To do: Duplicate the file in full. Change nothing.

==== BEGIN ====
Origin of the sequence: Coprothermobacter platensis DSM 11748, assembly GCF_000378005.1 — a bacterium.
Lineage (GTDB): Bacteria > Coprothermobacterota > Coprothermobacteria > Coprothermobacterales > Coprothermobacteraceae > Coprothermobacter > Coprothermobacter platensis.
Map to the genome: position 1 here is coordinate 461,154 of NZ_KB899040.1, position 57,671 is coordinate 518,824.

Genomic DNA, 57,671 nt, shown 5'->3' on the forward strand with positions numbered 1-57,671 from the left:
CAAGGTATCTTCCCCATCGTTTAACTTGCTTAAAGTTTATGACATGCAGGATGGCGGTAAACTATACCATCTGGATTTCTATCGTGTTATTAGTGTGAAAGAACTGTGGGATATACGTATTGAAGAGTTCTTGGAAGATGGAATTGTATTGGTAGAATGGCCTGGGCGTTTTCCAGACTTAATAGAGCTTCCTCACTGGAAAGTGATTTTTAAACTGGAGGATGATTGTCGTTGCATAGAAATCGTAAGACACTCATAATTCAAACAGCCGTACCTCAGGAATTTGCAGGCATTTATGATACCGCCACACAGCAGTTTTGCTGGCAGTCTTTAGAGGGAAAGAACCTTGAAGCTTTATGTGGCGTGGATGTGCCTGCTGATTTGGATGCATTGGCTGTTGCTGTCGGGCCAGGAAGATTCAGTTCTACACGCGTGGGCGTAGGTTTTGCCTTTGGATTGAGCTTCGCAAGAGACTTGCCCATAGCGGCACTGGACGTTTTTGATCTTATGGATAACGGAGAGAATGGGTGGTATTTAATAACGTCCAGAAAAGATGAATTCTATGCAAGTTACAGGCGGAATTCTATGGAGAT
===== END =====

Origin of the sequence: Coprothermobacter platensis DSM 11748, assembly GCF_000378005.1 — a bacterium.
Lineage (GTDB): Bacteria > Coprothermobacterota > Coprothermobacteria > Coprothermobacterales > Coprothermobacteraceae > Coprothermobacter > Coprothermobacter platensis.
Map to the genome: position 1 here is coordinate 461,154 of NZ_KB899040.1, position 57,671 is coordinate 518,824.

Genomic DNA, 57,671 nt, shown 5'->3' on the forward strand with positions numbered 1-57,671 from the left:
CAAGGTATCTTCCCCATCGTTTAACTTGCTTAAAGTTTATGACATGCAGGATGGCGGTAAACTATACCATCTGGATTTCTATCGTGTTATTAGTGTGAAAGAACTGTGGGATATACGTATTGAAGAGTTCTTGGAAGATGGAATTGTATTGGTAGAATGGCCTGGGCGTTTTCCAGACTTAATAGAGCTTCCTCACTGGAAAGTGATTTTTAAACTGGAGGATGATTGTCGTTGCATAGAAATCGTAAGACACTCATAATTCAAACAGCCGTACCTCAGGAATTTGCAGGCATTTATGATACCGCCACACAGCAGTTTTGCTGGCAGTCTTTAGAGGGAAAGAACCTTGAAGCTTTATGTGGCGTGGATGTGCCTGCTGATTTGGATGCATTGGCTGTTGCTGTCGGGCCAGGAAGATTCAGTTCTACACGCGTGGGCGTAGGTTTTGCCTTTGGATTGAGCTTCGCAAGAGACTTGCCCATAGCGGCACTGGACGTTTTTGATCTTATGGATAACGGAGAGAATGGGTGGTATTTAATAACGTCCAGAAAAGATGAATTCTATGCAAGTTACAGGCGGAATTCTATGGAGAT